Dublin again

Two days in Dublin’s fair city and yes, the girls are pretty. The city itself though will look a lot prettier once the referendum is over and the big ‘No’ and ‘Yes’ posters are taken down. At Heuston Station, we apologised for not being able to vote as we were just visiting, but we assured the ‘Yes’ campaigners that we were on their side, for what it’s worth.

When we first went to buy tickets for Kilmainham Gaol Museum, the only timeslot available was for 5pm, so we decided to buy tickets for the next day instead. Managing the queues to get inside to join the queue to buy tickets was a tough job. Dave coped quite well, though, even turning a group of six away who would not get in this day.

It would be easier to get into this gaol by committing a criminal offence, I thought.

No? Dave the queue handler wasn’t too impressed by this throwaway line either.

Today we retuned and after a quick coffee (but no cake) in the cafĂ©, we joined a group of about 40 in the holding cells. Pat was the guide’s name. He showed us around the old gaol, telling us about its history and indeed the struggle for Irish independence. There was a lot of history here that I certainly didn’t learn at school. Sometime it’s hard to be English when you learn how we treated peoples from pretty much everywhere else on the planet. Plenty of tragic stories to be told, here.

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The museum, as is often the case, had too much to digest in one visit. Lots of documents and photos.

Just down the road and through the park is the Irish Museum of Modern Art. Its design is based on Les Invalides in Paris. I noticed a sundial and the following dialogue took place:

Mick: Looking at the sundial, I reckon it’s about ten past twelve.

Liesel: But the Sun’s not even out.

Mick: So? Not bad, though, my Fitbit says is 12:02.

Sundial at IMMA

Temple Bar is a famous name and we spent some time in this pub two days running. On the first occasion, there was a small band playing Irish folk songs and other songs. Today, there was a solo performer, also singing Irish folk songs as well as songs by Cat Stevens, Johnny Cash and George Harrison. On both occasions, we heard about Molly Malone and about The Belle of Belfast City.

Cornucopia was a good find, a veggie restaurant on Wicklow Street. So good, we went there twice, too. The weather was OK both days, not a lot of sunshine, not much of the predicted rain either, but today was very close, very humid, and we were flagging by mid-afternoon.

Our main mode of transport has been the Luas Tram network. The signs and announcements are all in two languages, and after a while, you get a feel for the Irish words. Some are similar to English, some are similar to French and other langauges, but nearly always, by English standards, there are far too many letters in Irish Gaelic words! It’s easy to love the Luas Tram Rad Line with colourful station/stop names such as Blackhorse, Goldenbridge, Bluebell and Red Cow.

It’s usually taken us to and from our b&b in Tallaght, to the south of Dublin, but I don’t know if we would have chosen to stay here if we’d known its etymology: plague pit.

But today, after our meal at Cornucopia, we caught a 49 bus, knowing it would cross a tram line at some point, where we could change. But, fortuitously, it took us all the way to Tallaght, and a ten-minute walk later found us back in our room, preparing for our early departure tomorrow, listening to the radio and looking forward to a good night’s sleep.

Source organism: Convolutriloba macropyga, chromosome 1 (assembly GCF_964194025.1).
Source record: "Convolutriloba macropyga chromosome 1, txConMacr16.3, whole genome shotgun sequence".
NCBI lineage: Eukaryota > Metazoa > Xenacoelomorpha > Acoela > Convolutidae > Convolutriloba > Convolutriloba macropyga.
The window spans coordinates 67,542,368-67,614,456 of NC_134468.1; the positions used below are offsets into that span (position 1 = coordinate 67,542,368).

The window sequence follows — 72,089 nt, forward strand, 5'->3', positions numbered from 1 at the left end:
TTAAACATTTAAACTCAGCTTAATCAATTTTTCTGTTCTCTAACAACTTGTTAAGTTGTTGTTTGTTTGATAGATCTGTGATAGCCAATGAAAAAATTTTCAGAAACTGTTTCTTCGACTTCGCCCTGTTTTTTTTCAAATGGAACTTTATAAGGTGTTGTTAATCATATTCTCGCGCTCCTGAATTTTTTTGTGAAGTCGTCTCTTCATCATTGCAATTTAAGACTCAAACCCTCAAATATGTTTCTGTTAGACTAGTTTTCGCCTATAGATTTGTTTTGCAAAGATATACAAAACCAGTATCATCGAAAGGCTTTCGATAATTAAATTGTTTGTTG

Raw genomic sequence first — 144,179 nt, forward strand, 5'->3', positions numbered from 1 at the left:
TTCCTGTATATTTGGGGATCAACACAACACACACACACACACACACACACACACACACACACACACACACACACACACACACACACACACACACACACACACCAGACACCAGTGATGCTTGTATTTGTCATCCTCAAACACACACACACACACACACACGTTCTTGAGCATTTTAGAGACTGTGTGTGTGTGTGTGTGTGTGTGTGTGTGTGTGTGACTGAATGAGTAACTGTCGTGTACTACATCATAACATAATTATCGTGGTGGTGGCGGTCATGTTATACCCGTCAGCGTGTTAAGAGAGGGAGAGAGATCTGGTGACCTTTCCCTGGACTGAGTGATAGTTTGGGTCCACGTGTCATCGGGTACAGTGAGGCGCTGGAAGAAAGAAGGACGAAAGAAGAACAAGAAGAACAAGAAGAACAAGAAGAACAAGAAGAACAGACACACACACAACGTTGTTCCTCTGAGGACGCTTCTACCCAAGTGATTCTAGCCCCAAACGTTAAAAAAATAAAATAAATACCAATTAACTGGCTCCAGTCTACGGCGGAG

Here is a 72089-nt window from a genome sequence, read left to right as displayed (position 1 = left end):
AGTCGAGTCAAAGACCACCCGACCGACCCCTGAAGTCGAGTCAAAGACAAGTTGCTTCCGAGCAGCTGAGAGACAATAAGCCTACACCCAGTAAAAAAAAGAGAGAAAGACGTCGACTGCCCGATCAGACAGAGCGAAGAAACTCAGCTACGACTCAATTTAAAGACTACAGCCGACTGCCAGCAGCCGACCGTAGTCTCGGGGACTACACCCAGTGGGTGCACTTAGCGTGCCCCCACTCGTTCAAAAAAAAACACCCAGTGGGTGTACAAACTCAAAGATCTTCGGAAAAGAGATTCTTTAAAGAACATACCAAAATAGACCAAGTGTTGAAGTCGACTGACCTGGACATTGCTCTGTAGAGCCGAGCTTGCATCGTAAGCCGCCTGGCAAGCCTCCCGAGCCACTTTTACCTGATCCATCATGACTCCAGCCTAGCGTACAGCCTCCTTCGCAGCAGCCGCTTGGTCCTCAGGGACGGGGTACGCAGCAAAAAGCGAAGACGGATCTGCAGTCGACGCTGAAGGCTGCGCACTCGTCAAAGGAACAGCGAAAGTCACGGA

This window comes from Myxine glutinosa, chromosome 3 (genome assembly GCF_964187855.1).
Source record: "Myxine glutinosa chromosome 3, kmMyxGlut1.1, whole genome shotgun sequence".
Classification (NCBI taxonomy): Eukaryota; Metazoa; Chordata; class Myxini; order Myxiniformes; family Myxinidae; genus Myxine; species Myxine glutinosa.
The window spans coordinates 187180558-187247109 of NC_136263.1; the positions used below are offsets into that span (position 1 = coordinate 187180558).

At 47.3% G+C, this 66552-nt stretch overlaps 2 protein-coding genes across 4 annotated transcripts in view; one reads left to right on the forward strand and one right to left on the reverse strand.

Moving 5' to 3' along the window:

Emerald from the bus
Emerald from the bus

Dublin

In Dublin’s fair city
Where the girls are so pretty
I first set my eyes on sweet Molly Malone
As she wheeled her wheelbarrow
Through the streets broad and narrow
Crying “cockles and mussels, alive, alive, oh”
Molly Malone Statue
Molly Malone Statue – we did not stroke her boobs, although it seems many people have done so

Well, Molly Malone wasn’t the first person we saw in Dublin. Not the tenth, not the hundredth. There are thousands of people in Dublin, more than we’ve seen in the last 10 days or so. We’ll get used to the crowds soon enough, but it’s a bit of a shock to the system after having the Irish countryside and the roads pretty much to ourselves for so long.

Sadly we missed the great event of the day, but as we drove through Foxford on our way to Dublin, we noticed that they were setting up the world-famous Goat Fair. By the side of the road, we saw goats, chickens, rabbits and other food waiting to entertain the people.

The drive to Dublin was far easier than we’d expected: we dropped our bags off at the new b&b, returned the hire car, and spent the afternoon walking around the capital city. It was a beautiful day, we’ve been so lucky with the weather, on the whole.

We found St Stephen’s Green and had a lie down under an oak tree for a while, watching people, trying not to rest our eyes too much.

We read about the royal wedding, Harry and Megham, the American preacher, the dress, the choir, the crowds, but we were very happy where we were, thank you. Mrs Beckham (see previous post) was there, not really enjoying the ceremony, apparently.

Thanks again to Catherine and her beautiful family for putting up with us over there in Ballina for the last few days. That’s Bally-nah, not Balleener, like something you’d get out of whales. She and her husband, Fionn, whom we first met last night, ran a half-marathon this morning and it’s a shame we couldn’t stay to cheer them on. Or join in.

We’re now in Tallacht, south-west of the city, and it’s quiet here (apart from the motor bike) and the view to the south is pretty good considering we are so close to the city.

The good news is, we found the missing binoculars, in exactly the same place that we’d found a wallet that went missing for a couple of days. There is some kind of gravitational anomaly under that driver’s seat: someone else’s problem, now!